It’s hard to pick one story to share from the celebratory reunion. I could tell Boyd Sponaugle’s tale of dad’s fast pitch in a baseball game and the “Semper fi” exchange between two marines (Dave was a marine jet pilot in his early days). Or there’s Bob Proudman’s anecdote of Dave questioning throwing an apple core out the car window, years before “leave no trace.” Or Doug Blaze recounting hiking the 40-mile Maryland section of the A.T. in one day,  a challenge that appealed to my dad right away.  Or Pam Underhill’s first letter-writing assignment working for Dave.  Or stories, too, of my mom Cate providing amazing food, comfort, lodging, and welcome over the years. Those included recalling my dad’s sweet devotion to the family–my mom, two brothers (David and Rob), and me.

A room full of conservation leaders gathered to remember Dave Richie and an incredible era of protection and vision for the Appalachian Trail.

So I won’t pick one. Instead, I’ll choose three messages (in addition to the importance of picking the right people for the right job at the right time) and encourage those who are curious about the many historic details I’ve left out about the Trail’s protection to look at this ATC chronology.

First, humility and cooperation were important themes. That’s appropriate. My dad was humble. He was happiest when everyone else took credit. If he were at Pam’s home last Saturday, he would have shone the light on Steve Golden, Pam Underhill, Chris Brown, Dave Startzell, Judy Jenner, Karen Wade, Doug Blaze, Dave Sherman, Ron Tipton, Joann Dolan, Larry Van Meter, Boyd Sponaugle, Bob Proudman, Bob and Carol Leone, Rita Hennessy, and the list goes on…(many more were there last Saturday).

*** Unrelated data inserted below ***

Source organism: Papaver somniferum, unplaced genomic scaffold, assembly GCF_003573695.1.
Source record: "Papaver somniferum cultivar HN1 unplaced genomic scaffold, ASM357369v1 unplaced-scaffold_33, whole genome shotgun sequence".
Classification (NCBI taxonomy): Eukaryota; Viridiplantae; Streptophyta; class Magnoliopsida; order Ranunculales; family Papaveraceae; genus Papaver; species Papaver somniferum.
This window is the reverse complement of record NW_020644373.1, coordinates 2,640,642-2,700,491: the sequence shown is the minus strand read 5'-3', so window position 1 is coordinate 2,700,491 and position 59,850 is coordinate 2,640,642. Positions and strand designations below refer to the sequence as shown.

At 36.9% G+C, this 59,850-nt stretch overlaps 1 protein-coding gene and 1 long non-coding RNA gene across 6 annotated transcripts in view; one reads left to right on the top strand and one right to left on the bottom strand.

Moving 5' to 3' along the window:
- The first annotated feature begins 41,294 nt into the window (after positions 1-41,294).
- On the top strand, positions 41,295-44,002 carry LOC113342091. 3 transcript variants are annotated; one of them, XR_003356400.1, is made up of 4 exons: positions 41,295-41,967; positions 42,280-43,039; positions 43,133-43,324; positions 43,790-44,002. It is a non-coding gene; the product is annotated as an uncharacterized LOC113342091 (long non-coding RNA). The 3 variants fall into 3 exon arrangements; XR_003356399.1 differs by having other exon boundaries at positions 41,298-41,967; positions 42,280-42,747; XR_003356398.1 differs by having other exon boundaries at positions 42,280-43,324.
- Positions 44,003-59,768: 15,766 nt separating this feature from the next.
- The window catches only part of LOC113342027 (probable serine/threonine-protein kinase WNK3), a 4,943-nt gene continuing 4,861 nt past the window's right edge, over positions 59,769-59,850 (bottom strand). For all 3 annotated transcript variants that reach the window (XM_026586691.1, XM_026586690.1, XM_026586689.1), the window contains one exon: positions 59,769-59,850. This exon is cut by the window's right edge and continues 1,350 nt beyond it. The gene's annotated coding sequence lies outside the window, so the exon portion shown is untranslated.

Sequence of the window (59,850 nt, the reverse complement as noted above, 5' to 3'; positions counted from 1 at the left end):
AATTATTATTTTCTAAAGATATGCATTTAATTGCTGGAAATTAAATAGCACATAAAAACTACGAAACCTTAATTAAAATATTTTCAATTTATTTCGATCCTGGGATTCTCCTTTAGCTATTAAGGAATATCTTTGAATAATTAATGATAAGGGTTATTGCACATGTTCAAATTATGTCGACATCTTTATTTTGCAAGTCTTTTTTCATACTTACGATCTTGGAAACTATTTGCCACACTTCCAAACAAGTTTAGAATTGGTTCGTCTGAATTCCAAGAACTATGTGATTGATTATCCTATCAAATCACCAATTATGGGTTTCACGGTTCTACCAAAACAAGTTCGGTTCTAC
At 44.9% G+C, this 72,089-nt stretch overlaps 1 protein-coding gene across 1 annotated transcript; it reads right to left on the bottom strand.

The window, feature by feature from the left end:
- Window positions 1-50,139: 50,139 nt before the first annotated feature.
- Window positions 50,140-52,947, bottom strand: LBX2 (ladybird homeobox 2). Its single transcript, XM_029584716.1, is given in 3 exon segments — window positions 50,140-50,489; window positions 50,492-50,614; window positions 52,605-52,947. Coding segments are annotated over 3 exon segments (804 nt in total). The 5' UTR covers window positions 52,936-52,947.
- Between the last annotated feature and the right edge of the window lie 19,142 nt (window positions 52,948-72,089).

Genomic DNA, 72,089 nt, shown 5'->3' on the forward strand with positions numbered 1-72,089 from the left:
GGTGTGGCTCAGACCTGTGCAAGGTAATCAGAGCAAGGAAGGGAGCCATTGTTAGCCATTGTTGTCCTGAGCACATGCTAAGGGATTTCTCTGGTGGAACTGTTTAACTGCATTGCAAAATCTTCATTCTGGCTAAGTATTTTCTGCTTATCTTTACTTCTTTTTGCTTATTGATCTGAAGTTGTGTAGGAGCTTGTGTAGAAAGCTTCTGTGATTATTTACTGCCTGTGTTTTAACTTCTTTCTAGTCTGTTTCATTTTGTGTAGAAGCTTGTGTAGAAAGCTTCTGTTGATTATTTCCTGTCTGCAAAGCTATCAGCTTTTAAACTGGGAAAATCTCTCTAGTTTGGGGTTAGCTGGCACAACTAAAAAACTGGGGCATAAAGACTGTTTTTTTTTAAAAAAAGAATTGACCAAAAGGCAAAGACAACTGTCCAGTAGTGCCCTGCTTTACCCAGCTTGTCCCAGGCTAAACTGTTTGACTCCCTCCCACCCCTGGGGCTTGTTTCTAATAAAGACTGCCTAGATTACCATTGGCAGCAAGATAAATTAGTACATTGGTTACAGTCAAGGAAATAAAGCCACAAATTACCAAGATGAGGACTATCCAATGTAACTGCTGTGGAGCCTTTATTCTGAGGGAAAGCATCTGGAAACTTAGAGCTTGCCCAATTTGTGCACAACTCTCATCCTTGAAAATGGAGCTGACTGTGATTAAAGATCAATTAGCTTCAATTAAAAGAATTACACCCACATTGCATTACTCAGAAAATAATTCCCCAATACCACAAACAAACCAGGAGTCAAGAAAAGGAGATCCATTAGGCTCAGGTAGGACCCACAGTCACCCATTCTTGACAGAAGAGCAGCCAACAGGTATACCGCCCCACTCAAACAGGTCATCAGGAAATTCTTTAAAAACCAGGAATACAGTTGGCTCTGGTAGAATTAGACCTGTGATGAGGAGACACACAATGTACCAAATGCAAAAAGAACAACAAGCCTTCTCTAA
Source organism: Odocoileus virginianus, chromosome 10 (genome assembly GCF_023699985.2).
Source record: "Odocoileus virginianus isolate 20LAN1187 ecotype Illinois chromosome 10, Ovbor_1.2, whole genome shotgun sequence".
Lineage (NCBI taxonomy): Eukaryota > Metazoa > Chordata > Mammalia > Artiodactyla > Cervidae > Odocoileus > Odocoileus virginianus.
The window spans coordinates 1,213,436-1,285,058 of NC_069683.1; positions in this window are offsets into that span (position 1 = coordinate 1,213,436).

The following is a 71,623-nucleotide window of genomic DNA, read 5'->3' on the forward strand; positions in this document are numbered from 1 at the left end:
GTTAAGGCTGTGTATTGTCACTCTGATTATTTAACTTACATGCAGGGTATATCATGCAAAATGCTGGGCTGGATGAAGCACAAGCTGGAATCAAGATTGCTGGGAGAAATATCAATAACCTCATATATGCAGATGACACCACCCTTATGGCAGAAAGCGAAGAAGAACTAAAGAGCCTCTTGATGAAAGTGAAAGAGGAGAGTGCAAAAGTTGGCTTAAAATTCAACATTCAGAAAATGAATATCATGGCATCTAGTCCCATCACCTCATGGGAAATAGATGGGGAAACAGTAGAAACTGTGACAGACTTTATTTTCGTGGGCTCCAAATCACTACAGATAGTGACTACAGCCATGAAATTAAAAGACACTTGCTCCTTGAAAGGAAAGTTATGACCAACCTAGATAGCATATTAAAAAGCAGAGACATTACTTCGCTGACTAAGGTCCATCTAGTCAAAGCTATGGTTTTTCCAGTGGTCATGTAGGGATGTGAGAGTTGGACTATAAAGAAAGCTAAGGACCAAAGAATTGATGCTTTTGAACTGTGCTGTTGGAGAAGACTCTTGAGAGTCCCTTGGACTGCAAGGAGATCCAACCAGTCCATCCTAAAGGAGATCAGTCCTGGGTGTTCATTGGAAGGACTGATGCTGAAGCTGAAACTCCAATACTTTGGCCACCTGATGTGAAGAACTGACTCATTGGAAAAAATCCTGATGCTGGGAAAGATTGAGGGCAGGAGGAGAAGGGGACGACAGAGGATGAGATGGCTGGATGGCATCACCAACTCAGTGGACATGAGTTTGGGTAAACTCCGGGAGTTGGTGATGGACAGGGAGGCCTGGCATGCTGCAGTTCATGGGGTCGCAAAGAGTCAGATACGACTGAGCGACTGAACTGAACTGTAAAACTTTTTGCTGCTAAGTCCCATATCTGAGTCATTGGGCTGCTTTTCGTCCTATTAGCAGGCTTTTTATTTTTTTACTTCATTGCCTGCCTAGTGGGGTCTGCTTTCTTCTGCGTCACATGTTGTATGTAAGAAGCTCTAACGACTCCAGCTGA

Second, volunteer leadership, grassroots stewardship and advocacy, and managing the Trail from the bottom up are hallmarks of the Appalachian Trail that are no accident. It took thinking big, challenging the system, weathering criticism, and being tough. Throughout the gathering, people quipped about my dad’s effective and unusual personality: the gentle Quaker side that was cooperative, nurturing, mentoring, and collaborative, and the jet pilot side that was competitive, highly strategic, and focused on permanent protection as the goal.

Third? I’ll choose field experience, a willingness to wander off trail, and ultimately love. Dave Richie hiked the entire Appalachian Trail in pieces. He was an avid runner, backpacker, a birdwatcher, and a sucker for waterfalls, vistas, and wildflowers. He often veered off the path and bushwhacked up slopes for a view or to check out a new relocation, as I can attest from my 115-mile backpack accompanying him on his final stretch from Monson to Mt Katahdin, Maine. The lesson? Like bushwhacking, be willing to explore a new idea that could be visionary or slightly crazy, but you don’t know until you check it out.

It all comes down to love of the Appalachian Trail and of the family of people who care about it. Love of our home is a magnificent force. For every one of us dedicated to saving the earth in these dark times, my final message of inspiration is this. Refuel as often as possible outdoors in wild places and recharge in the company of like-minded people. Unwind, laugh, cut loose, and maybe even jump off a quarry ledge into the deep waters below ( one of the side activities at Pam’s home for a few of the Richies–Becca, Lucas and Rob).

(I also wrote about my dad in a blog called Marathon Milestone: Yes I’m my Father’s Daughter: here)